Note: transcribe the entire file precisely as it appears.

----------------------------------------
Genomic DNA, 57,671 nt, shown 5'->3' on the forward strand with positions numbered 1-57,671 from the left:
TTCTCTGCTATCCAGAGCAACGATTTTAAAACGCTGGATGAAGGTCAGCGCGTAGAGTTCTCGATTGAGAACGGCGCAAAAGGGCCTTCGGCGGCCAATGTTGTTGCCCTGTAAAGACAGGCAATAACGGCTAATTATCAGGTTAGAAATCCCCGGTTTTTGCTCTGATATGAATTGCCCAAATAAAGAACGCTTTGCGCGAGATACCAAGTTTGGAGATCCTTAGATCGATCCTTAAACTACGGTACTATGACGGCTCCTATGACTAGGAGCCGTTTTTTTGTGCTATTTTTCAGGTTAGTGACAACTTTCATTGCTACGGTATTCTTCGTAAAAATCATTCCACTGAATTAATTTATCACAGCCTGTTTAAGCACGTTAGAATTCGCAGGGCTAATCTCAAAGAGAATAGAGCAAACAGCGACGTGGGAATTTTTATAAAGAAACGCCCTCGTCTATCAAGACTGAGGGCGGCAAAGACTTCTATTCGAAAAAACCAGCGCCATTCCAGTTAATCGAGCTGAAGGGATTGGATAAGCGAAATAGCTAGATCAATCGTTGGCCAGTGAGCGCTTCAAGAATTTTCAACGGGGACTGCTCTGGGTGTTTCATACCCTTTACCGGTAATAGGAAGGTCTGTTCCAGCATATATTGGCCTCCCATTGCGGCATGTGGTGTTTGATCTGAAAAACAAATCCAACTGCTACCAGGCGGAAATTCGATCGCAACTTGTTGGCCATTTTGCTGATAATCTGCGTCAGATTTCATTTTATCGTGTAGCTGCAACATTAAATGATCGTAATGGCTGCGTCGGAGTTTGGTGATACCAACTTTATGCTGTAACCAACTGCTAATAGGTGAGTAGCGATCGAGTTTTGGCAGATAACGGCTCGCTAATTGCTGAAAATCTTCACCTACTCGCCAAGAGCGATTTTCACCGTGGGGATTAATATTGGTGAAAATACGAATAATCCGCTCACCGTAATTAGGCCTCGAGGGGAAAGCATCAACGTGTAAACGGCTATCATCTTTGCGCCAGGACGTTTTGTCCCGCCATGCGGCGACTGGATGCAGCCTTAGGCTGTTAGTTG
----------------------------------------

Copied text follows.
Genomic DNA, 57,671 nt, shown 5'->3' on the forward strand with positions numbered 1-57,671 from the left:
TTCTCTGCTATCCAGAGCAACGATTTTAAAACGCTGGATGAAGGTCAGCGCGTAGAGTTCTCGATTGAGAACGGCGCAAAAGGGCCTTCGGCGGCCAATGTTGTTGCCCTGTAAAGACAGGCAATAACGGCTAATTATCAGGTTAGAAATCCCCGGTTTTTGCTCTGATATGAATTGCCCAAATAAAGAACGCTTTGCGCGAGATACCAAGTTTGGAGATCCTTAGATCGATCCTTAAACTACGGTACTATGACGGCTCCTATGACTAGGAGCCGTTTTTTTGTGCTATTTTTCAGGTTAGTGACAACTTTCATTGCTACGGTATTCTTCGTAAAAATCATTCCACTGAATTAATTTATCACAGCCTGTTTAAGCACGTTAGAATTCGCAGGGCTAATCTCAAAGAGAATAGAGCAAACAGCGACGTGGGAATTTTTATAAAGAAACGCCCTCGTCTATCAAGACTGAGGGCGGCAAAGACTTCTATTCGAAAAAACCAGCGCCATTCCAGTTAATCGAGCTGAAGGGATTGGATAAGCGAAATAGCTAGATCAATCGTTGGCCAGTGAGCGCTTCAAGAATTTTCAACGGGGACTGCTCTGGGTGTTTCATACCCTTTACCGGTAATAGGAAGGTCTGTTCCAGCATATATTGGCCTCCCATTGCGGCATGTGGTGTTTGATCTGAAAAACAAATCCAACTGCTACCAGGCGGAAATTCGATCGCAACTTGTTGGCCATTTTGCTGATAATCTGCGTCAGATTTCATTTTATCGTGTAGCTGCAACATTAAATGATCGTAATGGCTGCGTCGGAGTTTGGTGATACCAACTTTATGCTGTAACCAACTGCTAATAGGTGAGTAGCGATCGAGTTTTGGCAGATAACGGCTCGCTAATTGCTGAAAATCTTCACCTACTCGCCAAGAGCGATTTTCACCGTGGGGATTAATATTGGTGAAAATACGAATAATCCGCTCACCGTAATTAGGCCTCGAGGGGAAAGCATCAACGTGTAAACGGCTATCATCTTTGCGCCAGGACGTTTTGTCCCGCCATGCGGCGACTGGATGCAGCCTTAGGCTGTTAGTTG